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Former Sixer Nerlens Noel reportedly accepts 1-year qualifying offer from Mavericks

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Former Sixer Nerlens Noel reportedly accepts 1-year qualifying offer from Mavericks

DALLAS -- Dallas Mavericks center Nerlens Noel has decided to wait a year to try to cash in as a free agent.

Two people with knowledge of the agreement said Saturday that Noel accepted a $4.1 million qualifying offer for one year, essentially betting on himself that he can get something closer to a max contract as an unrestricted free agent next summer.

Noel's decision as a restricted free agent means he can't sign a long-term deal until after the upcoming season, one of the people told The Associated Press. Both spoke to the AP on condition of anonymity because the contract is pending NBA approval.

The Mavericks acquired the 23-year-old Noel at the trade deadline last season when they were out of contention and retooling to get younger. He averaged 8.5 points, 6.8 rebounds and 1.1 blocks in 22 games with Dallas, which missed the playoffs for just the second time in 17 seasons.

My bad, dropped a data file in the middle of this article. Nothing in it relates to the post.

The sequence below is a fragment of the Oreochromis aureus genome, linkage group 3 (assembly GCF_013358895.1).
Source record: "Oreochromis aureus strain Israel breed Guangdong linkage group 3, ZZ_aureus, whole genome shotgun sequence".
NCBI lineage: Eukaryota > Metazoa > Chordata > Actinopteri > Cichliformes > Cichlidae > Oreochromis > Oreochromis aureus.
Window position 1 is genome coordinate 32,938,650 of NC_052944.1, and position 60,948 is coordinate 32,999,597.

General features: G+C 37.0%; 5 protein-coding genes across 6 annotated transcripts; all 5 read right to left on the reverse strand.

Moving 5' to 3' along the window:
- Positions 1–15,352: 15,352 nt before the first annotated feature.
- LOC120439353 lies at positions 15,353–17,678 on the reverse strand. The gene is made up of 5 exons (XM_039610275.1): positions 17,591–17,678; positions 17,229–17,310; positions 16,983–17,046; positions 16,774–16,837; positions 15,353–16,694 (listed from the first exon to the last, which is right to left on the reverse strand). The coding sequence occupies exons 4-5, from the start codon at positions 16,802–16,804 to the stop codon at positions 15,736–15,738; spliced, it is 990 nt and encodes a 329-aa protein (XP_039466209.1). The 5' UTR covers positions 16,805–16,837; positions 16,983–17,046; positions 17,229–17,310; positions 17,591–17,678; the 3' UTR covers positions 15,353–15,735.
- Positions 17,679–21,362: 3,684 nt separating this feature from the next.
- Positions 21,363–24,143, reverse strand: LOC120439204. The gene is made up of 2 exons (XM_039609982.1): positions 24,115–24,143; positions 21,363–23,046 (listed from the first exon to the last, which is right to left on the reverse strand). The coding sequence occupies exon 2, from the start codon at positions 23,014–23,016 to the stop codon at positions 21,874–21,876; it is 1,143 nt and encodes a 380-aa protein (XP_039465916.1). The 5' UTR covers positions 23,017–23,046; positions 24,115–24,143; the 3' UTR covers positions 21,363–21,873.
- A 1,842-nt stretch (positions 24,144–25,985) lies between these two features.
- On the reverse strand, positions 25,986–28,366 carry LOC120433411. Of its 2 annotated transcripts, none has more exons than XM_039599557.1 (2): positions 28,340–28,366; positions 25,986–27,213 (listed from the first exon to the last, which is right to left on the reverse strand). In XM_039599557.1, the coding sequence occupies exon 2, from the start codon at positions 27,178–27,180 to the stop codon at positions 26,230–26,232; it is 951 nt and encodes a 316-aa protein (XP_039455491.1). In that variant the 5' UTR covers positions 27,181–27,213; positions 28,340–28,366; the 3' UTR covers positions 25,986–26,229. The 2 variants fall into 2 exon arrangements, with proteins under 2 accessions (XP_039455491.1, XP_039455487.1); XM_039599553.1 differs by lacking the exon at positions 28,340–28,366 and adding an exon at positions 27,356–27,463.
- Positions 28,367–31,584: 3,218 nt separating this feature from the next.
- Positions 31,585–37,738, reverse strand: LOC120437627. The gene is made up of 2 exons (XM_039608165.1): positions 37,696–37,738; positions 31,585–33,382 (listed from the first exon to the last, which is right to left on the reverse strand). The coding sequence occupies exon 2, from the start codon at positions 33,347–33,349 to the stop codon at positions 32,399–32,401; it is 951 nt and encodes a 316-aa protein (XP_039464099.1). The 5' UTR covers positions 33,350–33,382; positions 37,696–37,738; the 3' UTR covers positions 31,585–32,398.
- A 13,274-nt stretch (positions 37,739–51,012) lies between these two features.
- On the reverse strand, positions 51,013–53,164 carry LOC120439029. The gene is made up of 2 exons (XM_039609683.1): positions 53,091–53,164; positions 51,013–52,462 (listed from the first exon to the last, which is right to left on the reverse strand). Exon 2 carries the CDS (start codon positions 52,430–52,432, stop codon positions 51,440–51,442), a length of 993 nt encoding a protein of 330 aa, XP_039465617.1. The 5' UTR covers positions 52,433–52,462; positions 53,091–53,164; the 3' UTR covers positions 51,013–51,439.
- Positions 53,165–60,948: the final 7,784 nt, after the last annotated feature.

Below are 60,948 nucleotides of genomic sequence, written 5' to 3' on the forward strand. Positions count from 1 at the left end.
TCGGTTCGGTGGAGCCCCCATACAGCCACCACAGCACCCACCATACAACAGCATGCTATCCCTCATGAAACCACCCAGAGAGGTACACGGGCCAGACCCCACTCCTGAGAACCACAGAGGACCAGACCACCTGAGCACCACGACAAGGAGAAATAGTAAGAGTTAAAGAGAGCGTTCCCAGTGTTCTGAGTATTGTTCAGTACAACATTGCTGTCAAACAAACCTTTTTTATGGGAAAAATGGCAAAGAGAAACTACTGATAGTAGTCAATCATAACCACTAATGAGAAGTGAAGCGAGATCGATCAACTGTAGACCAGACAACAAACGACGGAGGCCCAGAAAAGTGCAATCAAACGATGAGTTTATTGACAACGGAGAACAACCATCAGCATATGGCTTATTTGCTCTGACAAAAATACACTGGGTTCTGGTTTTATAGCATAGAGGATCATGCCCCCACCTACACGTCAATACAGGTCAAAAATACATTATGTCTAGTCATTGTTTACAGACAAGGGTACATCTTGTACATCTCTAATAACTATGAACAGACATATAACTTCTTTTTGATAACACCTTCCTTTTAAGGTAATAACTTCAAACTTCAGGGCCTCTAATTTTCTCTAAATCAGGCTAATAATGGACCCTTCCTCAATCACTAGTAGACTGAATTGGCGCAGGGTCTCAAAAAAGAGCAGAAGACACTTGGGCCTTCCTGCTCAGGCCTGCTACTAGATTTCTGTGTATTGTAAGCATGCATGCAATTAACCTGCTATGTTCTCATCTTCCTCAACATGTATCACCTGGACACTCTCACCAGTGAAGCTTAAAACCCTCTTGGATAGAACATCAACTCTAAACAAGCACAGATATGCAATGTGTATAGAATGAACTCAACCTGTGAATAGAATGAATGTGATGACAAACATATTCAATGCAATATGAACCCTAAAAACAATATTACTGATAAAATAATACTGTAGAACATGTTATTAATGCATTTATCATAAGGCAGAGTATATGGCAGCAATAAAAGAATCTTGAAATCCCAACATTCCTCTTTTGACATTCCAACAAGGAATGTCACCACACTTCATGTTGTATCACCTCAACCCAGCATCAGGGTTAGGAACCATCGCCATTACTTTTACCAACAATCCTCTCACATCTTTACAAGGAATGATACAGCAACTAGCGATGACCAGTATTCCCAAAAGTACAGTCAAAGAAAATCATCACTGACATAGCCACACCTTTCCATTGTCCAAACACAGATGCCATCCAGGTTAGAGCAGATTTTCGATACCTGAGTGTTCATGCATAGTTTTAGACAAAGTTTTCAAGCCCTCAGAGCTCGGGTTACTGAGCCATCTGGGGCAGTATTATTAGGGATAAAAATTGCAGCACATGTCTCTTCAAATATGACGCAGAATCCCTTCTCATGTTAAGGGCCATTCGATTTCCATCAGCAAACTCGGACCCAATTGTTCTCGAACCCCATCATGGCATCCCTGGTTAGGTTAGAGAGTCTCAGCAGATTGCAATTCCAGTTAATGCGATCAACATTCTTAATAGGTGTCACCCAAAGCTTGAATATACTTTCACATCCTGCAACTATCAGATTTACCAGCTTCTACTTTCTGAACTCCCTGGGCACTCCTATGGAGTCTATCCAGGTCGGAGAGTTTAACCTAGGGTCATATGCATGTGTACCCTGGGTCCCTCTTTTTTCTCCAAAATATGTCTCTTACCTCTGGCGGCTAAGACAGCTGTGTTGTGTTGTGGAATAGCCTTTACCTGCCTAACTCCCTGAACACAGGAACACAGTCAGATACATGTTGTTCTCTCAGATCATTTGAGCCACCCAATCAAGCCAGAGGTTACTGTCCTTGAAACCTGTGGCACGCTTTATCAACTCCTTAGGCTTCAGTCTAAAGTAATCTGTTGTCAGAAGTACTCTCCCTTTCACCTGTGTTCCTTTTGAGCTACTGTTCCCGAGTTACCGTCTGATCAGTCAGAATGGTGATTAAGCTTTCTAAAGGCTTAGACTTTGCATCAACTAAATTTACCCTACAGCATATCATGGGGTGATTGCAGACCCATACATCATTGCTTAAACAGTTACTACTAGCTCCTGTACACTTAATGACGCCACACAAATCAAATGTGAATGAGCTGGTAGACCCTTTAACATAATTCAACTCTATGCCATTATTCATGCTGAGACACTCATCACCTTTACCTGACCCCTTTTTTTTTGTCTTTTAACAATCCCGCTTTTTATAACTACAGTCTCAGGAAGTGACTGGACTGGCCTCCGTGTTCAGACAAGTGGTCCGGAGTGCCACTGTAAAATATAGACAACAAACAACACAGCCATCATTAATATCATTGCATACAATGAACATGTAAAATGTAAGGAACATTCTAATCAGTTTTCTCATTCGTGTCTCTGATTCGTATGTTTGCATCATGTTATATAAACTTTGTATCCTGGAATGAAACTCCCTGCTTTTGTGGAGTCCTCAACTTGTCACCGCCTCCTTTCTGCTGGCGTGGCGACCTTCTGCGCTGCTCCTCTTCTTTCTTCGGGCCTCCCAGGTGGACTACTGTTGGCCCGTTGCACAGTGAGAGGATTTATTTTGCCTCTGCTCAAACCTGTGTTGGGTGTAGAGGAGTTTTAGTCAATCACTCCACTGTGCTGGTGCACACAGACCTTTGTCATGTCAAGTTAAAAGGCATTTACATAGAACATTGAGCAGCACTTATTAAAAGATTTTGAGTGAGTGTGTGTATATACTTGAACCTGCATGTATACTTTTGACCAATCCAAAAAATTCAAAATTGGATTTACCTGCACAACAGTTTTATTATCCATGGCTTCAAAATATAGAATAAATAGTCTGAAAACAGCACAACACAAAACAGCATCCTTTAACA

The 6-foot-11 Noel hoped to get a max deal this year, with the likelihood that the Mavericks would have matched an offer sheet from another team after including young swingman Justin Anderson and a protected first-round draft pick in a deal with Philadelphia in February.

But Noel has never averaged more than 11.1 points or 8.1 rebounds in three seasons after missing his rookie year with a left knee injury suffered in his only season at Kentucky, where he was a shot-blocking phenom. The sixth overall pick in 2013 has career NBA averages of 10 points, 7.5 rebounds and 1.5 blocks.

The Mavericks envision Noel as an athletic rim protector who can also guard away from the basket, and they have hopes that he can become more of a scoring threat. He's potentially part of a young core alongside 39-year-old Dirk Nowitzki after Dallas used a rare high draft pick on former North Carolina State point guard Dennis Smith Jr.

Dallas made another commitment to youth a year ago by signing Harrison Barnes to a max deal as a restricted free agent out of Golden State. Barnes became expendable when the Warriors reached a deal with Kevin Durant.